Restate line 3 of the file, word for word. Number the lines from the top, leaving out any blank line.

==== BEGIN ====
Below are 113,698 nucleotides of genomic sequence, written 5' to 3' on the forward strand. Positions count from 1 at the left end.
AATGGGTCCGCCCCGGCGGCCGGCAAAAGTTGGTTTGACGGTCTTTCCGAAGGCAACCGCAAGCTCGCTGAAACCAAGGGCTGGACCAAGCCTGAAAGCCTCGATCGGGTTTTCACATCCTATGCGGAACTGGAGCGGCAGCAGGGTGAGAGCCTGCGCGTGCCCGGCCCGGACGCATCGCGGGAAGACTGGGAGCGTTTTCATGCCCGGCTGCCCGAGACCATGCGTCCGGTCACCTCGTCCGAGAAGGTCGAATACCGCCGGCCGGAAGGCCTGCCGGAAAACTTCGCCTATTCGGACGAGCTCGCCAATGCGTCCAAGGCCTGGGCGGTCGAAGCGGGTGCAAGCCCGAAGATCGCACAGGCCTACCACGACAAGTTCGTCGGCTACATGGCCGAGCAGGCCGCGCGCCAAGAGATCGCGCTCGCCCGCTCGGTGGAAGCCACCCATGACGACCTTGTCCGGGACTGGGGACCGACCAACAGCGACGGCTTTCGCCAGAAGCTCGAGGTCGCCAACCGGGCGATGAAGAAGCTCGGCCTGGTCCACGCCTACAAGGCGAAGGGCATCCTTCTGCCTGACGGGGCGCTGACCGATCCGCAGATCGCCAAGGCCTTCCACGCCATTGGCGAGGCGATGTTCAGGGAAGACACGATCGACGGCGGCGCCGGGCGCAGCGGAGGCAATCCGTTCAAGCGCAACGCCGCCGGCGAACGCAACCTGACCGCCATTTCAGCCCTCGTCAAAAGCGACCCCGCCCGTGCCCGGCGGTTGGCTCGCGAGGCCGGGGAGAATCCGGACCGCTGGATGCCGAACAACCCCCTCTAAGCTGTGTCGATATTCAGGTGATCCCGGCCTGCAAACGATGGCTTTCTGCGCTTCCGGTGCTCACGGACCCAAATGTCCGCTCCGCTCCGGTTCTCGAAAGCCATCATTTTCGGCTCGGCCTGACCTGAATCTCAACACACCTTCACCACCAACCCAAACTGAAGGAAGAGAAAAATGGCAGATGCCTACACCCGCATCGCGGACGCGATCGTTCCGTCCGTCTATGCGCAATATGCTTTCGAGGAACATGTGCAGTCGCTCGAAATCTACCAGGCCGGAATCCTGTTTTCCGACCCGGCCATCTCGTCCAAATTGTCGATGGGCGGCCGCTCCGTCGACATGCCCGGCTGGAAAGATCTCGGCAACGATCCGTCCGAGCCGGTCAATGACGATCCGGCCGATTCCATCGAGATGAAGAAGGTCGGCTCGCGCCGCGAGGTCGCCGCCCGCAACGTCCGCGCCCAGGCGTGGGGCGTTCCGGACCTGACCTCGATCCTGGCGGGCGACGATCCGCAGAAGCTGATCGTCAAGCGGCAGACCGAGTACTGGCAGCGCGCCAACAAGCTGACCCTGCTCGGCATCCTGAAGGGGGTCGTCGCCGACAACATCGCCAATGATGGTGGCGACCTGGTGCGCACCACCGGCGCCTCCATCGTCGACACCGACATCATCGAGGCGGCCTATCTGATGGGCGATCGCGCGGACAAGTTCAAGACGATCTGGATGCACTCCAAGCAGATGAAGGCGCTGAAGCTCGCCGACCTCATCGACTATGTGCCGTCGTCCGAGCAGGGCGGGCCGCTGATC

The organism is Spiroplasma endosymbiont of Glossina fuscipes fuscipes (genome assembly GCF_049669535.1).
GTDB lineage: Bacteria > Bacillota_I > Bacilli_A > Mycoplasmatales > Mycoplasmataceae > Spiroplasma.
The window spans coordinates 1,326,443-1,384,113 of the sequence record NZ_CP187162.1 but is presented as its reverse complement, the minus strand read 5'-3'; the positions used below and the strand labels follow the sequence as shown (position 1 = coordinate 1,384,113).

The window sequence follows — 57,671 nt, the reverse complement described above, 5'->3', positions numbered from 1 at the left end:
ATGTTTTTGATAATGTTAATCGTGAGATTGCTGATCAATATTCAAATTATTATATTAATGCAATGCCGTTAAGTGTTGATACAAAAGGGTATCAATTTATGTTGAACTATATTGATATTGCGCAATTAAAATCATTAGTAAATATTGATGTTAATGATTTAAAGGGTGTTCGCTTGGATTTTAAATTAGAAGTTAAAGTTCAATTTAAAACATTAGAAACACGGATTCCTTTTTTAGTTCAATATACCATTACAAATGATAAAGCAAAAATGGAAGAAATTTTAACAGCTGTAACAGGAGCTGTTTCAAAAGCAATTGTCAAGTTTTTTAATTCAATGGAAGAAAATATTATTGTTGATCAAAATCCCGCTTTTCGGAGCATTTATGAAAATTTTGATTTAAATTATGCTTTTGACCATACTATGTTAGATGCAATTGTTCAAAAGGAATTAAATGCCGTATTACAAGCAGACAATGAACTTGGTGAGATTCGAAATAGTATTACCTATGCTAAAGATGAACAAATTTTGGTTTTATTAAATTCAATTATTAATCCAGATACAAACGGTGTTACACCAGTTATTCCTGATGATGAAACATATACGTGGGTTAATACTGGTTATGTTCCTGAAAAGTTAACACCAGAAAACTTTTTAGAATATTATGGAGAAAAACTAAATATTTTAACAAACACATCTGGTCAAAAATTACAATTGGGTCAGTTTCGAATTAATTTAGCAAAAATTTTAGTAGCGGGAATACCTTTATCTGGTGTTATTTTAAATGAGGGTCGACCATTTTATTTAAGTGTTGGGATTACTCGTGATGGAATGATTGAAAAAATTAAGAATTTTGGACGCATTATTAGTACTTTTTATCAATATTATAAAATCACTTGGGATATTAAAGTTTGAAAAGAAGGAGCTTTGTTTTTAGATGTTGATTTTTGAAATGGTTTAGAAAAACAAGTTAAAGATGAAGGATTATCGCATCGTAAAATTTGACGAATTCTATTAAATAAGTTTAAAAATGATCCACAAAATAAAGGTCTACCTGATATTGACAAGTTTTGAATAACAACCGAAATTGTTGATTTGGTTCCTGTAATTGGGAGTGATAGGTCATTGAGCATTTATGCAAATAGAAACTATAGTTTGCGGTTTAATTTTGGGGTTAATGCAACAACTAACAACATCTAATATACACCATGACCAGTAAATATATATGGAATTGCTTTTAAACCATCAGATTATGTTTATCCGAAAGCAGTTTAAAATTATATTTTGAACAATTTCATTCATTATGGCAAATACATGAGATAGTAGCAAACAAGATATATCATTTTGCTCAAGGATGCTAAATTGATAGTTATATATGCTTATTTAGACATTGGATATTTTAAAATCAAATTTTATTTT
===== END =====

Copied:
The organism is Spiroplasma endosymbiont of Glossina fuscipes fuscipes (genome assembly GCF_049669535.1).